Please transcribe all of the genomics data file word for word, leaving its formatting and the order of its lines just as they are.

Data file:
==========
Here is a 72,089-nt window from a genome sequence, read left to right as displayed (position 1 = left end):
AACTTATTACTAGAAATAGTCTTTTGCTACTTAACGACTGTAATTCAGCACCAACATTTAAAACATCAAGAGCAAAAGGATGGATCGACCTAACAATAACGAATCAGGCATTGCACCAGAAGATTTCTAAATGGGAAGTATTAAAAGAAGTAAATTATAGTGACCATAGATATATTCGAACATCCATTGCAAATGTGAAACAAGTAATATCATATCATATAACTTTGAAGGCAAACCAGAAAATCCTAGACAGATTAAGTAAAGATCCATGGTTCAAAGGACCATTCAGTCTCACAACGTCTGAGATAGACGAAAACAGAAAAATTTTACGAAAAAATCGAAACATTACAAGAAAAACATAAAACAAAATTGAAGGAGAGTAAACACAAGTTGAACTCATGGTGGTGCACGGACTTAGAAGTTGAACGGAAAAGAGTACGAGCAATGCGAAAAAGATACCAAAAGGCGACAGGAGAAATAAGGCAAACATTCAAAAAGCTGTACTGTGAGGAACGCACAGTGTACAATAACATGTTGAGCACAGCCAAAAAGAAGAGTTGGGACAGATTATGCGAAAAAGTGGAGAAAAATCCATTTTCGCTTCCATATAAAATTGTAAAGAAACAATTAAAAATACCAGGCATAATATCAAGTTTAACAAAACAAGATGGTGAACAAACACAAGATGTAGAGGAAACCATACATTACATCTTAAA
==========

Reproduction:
Here is a 72,089-nt window from a genome sequence, read left to right as displayed (position 1 = left end):
AACTTATTACTAGAAATAGTCTTTTGCTACTTAACGACTGTAATTCAGCACCAACATTTAAAACATCAAGAGCAAAAGGATGGATCGACCTAACAATAACGAATCAGGCATTGCACCAGAAGATTTCTAAATGGGAAGTATTAAAAGAAGTAAATTATAGTGACCATAGATATATTCGAACATCCATTGCAAATGTGAAACAAGTAATATCATATCATATAACTTTGAAGGCAAACCAGAAAATCCTAGACAGATTAAGTAAAGATCCATGGTTCAAAGGACCATTCAGTCTCACAACGTCTGAGATAGACGAAAACAGAAAAATTTTACGAAAAAATCGAAACATTACAAGAAAAACATAAAACAAAATTGAAGGAGAGTAAACACAAGTTGAACTCATGGTGGTGCACGGACTTAGAAGTTGAACGGAAAAGAGTACGAGCAATGCGAAAAAGATACCAAAAGGCGACAGGAGAAATAAGGCAAACATTCAAAAAGCTGTACTGTGAGGAACGCACAGTGTACAATAACATGTTGAGCACAGCCAAAAAGAAGAGTTGGGACAGATTATGCGAAAAAGTGGAGAAAAATCCATTTTCGCTTCCATATAAAATTGTAAAGAAACAATTAAAAATACCAGGCATAATATCAAGTTTAACAAAACAAGATGGTGAACAAACACAAGATGTAGAGGAAACCATACATTACATCTTAAA